Viento Sur, nº 174, 2021, pp, 57-65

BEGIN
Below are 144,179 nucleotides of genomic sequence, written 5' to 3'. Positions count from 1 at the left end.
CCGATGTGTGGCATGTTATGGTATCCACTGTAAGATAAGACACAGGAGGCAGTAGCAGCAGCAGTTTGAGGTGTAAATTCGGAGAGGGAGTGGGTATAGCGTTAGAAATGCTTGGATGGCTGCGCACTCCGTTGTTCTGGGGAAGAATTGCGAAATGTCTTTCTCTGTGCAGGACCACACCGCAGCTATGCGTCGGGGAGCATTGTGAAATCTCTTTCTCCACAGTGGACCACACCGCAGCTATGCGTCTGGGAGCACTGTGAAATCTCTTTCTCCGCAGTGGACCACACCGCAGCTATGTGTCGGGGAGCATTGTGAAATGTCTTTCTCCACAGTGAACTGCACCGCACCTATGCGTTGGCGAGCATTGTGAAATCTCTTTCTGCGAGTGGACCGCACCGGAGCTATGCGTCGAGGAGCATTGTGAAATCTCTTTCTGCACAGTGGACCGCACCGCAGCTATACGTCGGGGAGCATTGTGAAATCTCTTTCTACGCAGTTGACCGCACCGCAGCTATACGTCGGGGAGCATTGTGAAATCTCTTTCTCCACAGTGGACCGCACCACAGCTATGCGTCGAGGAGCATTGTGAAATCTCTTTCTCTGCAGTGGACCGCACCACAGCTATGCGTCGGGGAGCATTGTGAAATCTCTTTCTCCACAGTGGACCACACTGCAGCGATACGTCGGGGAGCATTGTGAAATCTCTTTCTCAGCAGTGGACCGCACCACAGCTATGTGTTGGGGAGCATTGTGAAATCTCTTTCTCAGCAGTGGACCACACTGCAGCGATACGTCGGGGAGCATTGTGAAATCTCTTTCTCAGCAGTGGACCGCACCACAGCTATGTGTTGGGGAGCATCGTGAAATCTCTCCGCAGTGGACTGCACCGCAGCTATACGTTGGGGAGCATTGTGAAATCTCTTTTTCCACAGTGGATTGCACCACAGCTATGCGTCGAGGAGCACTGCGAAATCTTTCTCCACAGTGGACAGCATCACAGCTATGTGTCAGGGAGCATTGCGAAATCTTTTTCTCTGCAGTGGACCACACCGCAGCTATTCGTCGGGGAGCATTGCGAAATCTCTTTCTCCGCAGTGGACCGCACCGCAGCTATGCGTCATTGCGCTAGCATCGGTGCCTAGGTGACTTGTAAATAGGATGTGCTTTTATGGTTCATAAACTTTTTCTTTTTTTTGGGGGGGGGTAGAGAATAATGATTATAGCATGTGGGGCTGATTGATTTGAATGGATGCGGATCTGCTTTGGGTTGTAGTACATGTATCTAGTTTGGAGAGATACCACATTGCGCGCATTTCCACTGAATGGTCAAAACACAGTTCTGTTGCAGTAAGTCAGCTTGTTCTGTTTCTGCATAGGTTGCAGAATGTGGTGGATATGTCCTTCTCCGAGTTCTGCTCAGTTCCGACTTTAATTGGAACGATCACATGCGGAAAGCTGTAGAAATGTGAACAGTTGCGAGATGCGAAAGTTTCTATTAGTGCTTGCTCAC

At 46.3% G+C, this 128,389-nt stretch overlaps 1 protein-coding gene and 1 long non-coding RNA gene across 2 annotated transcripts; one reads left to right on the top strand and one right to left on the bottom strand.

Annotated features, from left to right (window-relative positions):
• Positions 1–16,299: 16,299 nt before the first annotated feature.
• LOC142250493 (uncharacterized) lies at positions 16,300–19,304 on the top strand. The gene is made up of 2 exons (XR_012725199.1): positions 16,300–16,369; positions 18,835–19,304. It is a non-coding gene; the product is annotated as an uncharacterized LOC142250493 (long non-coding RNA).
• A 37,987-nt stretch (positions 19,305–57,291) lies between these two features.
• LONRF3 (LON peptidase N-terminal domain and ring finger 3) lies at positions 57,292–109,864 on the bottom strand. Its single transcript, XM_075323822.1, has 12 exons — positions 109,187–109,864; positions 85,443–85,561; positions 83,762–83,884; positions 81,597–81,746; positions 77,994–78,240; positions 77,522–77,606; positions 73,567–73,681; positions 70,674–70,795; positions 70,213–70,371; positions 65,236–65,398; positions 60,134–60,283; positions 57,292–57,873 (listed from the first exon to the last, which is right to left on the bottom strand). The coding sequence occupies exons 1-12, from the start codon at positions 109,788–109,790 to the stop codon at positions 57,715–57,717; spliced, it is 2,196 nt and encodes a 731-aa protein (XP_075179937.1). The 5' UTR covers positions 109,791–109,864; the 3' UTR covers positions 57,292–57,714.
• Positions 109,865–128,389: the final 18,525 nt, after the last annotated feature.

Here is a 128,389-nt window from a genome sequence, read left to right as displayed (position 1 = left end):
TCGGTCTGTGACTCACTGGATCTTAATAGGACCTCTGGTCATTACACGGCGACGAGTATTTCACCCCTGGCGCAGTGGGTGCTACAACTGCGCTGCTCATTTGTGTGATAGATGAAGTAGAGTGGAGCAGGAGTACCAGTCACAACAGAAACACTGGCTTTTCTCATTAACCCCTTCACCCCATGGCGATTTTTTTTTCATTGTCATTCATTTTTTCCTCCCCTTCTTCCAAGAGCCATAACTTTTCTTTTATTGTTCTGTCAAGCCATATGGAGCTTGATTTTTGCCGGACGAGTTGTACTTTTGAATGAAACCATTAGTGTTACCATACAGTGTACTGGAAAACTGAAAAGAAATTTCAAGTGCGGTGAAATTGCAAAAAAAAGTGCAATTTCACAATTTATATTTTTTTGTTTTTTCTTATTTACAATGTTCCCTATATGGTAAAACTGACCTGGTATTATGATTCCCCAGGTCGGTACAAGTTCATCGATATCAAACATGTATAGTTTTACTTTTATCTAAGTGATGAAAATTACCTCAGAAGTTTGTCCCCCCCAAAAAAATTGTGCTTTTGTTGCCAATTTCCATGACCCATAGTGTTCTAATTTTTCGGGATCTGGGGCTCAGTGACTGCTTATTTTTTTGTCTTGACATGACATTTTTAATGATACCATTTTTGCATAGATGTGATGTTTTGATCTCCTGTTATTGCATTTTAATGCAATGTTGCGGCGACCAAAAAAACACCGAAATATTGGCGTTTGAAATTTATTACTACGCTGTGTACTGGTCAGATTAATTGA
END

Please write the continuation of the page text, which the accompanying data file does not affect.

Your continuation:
Fossil Keynesianism is inseparable from geological and geopolitical mutations such as the substitution of coal for oil as a primary energy source. This decision had a socio-political content that has been described by authors such as Timothy Mitchell. The power accumulated by the workers’ movement up to the threshold of the Second World War was related to the capacity it had had to stop the flows of capitalist production, through the sabotage of coal extraction in the national mines or of the boilers of steam engines in industrial factories. The relative energy self-sufficiency of the developed countries would then be supplanted by a dependence on oil that delocalized in third countries the production of crude oil (more easily transportable than coal) and reduced the bargaining power of the workers’ movement. On the other hand, Mitchell describes the paradox whereby the very constitution of post-war economic instruments (in particular GDP, on which national financial accounting would be based) was made possible by the energy exuberance provided by fossil fuels: the abstraction of economic equations was thus based on an illusory projection that took for granted the inexhaustible character of its hydrocarbon material base. This article analyzes some of the repercussions of these transformations on the cultural field and the material culture of postwar life.
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